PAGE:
Cause for Caution on the Results of the ALVAC/AIDSVAX HIV Vaccine Efficacy Trial: More Marginal Than "Modest"
September 25, 2009
New York, N.Y. -- Yesterday it was reported that an HIV vaccine regimen led to a marginal but statistically significant degree of protection against acquisition of HIV infection. The only information provided by the trial sponsors in their press releases is that 74 out of 8,198 volunteers who received placebo immunizations became infected with HIV compared to 51 out of 8,197 volunteers who received a combination of two vaccines, ALVAC vCP1521 and AIDSVAX B/E. Seven of the original 16,402 volunteers were excluded from the efficacy analyses after it was found that they were HIV-infected at the time of receiving their first vaccination. The result equates to a protective efficacy of a little over 31%, but with a very wide "95% confidence interval" spanning from 1.1% to 52.1% (a confidence interval is a statistical method for conveying the degree of uncertainty associated with a result; if the lower bound of the confidence interval is less than 1, the result is not statistically significant). The vaccines had no effect on post-infection viral load levels among the recipients who became infected.
These results are very welcome given the many unwelcome surprises that have assailed the HIV vaccine field over the past few years. However, based on the limited amount of information that has been released, it appears that the statistical significance hangs on very few cases of HIV infection. TAG urges caution in interpreting the findings until more detailed information is available. In light of the potential importance of the results to efforts to prevent HIV infection, and the level of public interest, TAG is disappointed that the trial sponsors did not include more data with their news releases.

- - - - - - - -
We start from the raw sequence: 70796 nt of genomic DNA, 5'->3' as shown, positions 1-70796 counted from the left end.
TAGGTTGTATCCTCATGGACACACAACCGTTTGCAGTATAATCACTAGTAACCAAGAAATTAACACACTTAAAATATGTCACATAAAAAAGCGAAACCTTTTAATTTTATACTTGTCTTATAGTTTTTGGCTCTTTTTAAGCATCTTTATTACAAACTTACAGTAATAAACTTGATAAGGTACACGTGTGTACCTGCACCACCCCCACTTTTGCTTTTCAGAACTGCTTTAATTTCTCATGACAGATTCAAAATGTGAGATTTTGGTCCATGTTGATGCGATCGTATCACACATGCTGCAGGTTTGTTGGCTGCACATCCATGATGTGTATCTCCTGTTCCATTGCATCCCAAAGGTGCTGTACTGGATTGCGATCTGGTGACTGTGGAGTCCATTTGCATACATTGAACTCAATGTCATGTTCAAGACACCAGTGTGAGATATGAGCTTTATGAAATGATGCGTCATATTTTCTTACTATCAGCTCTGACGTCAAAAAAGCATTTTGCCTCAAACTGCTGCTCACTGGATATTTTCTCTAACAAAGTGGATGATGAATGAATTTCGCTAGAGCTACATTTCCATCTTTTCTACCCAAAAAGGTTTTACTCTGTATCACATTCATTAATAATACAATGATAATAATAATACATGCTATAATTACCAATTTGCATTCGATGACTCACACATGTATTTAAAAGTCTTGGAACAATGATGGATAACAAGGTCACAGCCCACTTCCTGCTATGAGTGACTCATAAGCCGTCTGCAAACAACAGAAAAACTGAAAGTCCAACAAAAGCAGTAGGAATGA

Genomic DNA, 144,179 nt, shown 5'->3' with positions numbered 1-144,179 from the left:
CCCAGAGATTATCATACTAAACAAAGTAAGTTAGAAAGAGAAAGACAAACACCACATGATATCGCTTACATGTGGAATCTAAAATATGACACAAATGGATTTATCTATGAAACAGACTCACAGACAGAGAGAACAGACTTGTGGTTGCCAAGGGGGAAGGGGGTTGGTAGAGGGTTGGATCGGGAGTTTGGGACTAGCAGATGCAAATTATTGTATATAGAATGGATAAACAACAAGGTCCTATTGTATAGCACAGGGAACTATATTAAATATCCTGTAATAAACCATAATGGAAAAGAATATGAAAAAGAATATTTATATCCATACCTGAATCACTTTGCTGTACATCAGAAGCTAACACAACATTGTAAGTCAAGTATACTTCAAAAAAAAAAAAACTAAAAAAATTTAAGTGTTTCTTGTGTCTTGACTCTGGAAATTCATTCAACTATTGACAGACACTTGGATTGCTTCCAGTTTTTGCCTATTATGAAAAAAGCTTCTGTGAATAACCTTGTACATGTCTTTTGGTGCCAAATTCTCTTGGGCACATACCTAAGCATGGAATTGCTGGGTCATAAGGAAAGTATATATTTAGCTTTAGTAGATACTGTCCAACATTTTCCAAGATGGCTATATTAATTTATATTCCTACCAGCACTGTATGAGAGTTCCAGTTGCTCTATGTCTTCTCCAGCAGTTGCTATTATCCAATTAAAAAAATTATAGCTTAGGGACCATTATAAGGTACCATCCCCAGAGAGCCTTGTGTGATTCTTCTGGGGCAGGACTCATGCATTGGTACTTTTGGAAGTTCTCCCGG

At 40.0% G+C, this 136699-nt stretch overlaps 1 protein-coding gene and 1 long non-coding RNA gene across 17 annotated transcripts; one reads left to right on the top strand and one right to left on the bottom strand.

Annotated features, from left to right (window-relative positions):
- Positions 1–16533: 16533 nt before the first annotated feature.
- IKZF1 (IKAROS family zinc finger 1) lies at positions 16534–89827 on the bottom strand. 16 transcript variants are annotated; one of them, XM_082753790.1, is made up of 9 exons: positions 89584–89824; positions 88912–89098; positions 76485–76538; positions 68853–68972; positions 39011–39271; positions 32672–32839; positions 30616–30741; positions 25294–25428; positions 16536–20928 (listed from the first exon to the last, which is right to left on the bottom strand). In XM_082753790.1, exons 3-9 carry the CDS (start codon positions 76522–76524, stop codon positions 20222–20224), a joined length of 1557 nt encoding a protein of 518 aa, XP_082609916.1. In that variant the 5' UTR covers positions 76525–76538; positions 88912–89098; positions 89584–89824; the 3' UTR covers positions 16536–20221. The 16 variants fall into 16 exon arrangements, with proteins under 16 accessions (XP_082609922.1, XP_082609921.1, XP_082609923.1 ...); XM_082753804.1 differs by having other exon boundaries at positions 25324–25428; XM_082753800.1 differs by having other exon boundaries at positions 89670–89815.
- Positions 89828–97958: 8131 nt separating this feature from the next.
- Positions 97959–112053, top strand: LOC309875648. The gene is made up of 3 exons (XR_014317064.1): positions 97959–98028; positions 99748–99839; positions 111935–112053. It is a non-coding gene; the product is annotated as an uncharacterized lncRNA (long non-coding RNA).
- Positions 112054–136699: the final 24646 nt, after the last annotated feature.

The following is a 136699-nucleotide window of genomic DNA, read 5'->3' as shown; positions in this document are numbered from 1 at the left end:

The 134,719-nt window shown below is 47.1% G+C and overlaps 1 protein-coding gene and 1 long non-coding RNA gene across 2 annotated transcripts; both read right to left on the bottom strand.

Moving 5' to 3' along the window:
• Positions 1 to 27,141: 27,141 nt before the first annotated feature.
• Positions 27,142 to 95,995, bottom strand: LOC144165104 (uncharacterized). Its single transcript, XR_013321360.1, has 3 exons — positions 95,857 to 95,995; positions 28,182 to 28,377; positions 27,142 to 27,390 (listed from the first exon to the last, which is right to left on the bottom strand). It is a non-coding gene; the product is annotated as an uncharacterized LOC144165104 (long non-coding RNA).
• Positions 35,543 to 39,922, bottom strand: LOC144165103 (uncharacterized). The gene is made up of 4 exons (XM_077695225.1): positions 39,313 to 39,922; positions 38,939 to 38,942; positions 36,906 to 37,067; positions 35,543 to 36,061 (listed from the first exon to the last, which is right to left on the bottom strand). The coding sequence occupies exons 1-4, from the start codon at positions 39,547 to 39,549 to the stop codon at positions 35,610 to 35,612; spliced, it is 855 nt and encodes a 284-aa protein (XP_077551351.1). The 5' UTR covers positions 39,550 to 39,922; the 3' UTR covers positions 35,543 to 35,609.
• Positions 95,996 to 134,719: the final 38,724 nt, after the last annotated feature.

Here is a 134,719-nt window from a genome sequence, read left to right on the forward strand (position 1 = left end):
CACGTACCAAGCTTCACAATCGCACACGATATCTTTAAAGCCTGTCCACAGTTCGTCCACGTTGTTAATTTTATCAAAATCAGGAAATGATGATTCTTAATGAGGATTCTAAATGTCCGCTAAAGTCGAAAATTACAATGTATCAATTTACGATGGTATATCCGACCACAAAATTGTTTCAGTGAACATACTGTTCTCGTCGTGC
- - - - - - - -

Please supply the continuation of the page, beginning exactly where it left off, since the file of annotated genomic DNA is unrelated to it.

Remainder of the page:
TAG's Position on the Trial
When the trial was launched, TAG stated our concern that the lack of data on the efficacy of ALVAC alone would preclude an understanding of whether the inclusion of AIDSVAX added to, or subtracted from, any potential benefit (Science 305;5681:180). Now that there is an indication of possible efficacy, this issue looms large. Many people worked diligently and in good faith on this trial and it is disheartening that such a huge undertaking is still unable to provide definitive answers as to the efficacy of the candidates studied. Instead, if the results hold up to scrutiny, more trials will be required to try and understand what happened.
TAG will provide additional information and commentary on the trial results when the details become available.
This article was provided by Treatment Action Group.